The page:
The constitution is big on social rights but very thin on economic rights. And we have not seen a push in the last twenty two years to give black people greater ownership and control of the economy. 

That is, there is no meaningful drive towards economic democracy in South Africa.  Instead, we have been reproducing poverty and inequality through almost everything we do, including the poor education we provide for the black majority.

Yet, politicians will be running around the country promising the masses things most know will not materialise. It is cruel to feed poor people with unrealistic expectations and then condemn them when they spill into the streets to protest against unfulfilled promises.

Public knowledge is that corruption is the biggest enemy of the South African democratic project. Our society is bombarded by huge allegations of corruption through newspapers, radio, television news and social media.

Through their own observations, our people can see how many in the public sphere live in luxury at their expense. How tenders are given to people who are politically connected but ill-equipped to fulfill the aims of the tender. Cadre deployment has become a norm.

How some leaders engage in processes geared at stealing from the public purse, and how people without the requisite qualifications are employed in jobs well beyond their abilities and competences. 

Corruption induces anger, cynicism and suspicion in the population. It kills morale in the citizenry and alienates leaders from the ruled. It is a dangerous cancer that needs to be exorcised from our public life.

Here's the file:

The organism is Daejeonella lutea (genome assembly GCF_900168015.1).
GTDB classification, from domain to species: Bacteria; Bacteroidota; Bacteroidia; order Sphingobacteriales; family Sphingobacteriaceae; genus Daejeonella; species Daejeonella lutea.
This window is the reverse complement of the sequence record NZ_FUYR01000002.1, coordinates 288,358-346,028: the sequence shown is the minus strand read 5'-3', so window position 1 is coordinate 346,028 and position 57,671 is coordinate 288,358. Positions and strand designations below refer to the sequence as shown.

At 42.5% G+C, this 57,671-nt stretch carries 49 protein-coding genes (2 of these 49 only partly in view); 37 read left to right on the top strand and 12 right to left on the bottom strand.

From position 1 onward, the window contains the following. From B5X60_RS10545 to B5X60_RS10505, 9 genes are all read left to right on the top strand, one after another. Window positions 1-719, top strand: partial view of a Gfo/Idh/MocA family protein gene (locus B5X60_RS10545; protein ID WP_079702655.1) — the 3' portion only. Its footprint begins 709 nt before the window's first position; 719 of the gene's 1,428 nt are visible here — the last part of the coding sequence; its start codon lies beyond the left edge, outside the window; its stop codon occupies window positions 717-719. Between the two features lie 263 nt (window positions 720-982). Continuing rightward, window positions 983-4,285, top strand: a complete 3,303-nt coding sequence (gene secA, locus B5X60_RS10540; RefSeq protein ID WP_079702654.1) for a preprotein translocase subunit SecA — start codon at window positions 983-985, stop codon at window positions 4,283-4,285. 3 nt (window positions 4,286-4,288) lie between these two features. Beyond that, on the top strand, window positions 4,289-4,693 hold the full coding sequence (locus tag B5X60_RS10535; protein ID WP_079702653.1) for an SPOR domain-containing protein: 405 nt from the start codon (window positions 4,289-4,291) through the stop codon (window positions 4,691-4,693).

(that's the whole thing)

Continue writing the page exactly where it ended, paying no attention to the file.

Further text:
As we grapple with the elections of councillors, we should keep in mind the need to cleanse our system of blemishes that tarnish and weaken our public image governing environment.

Let’s use our heads rather than our stomachs when going to the polls.

Koketso Marishane is the Independence Commission Africa Chairperson and writes in personal capacity.

#ActivateImbizo: Spotlight Shines on North West Agriculture

ACTIVATE! Change Drivers, will facilitate a community gathering, the ACTIVATE! Youth Imbizo, at the Ipelegeng Community Hall in Extension 5, Scweizer Reneke to discuss agricultural development trends in North West. The event will take place on Friday, 06 May  from 12H30, with the aim to influence North West agricultural policy makers and authorities to accommodate more young people who are interested in agriculture.

ACTIVATE! Change Drivers is a network of more than 1600 young change makers or “Activators” across South Africa who are finding innovative ways to transform their communities and the country as a whole. The ACTIVATE! Youth Imbizo forms part of ACTIVATE! Change Drivers’ mission to equip young people with necessary knowledge and skills to thrive in their respective social development efforts.

Lezerine Mashaba, coordinator for the ACTIVATE! Youth Imbizo project says “Agriculture is pivotal to the sustainability of South Africa’s economy. It enhances local economic development as it is a source of employment and keeps most of the income local. For those reasons, it is very important to sustain that field by introducing young people to it so they can carry it to the next level.”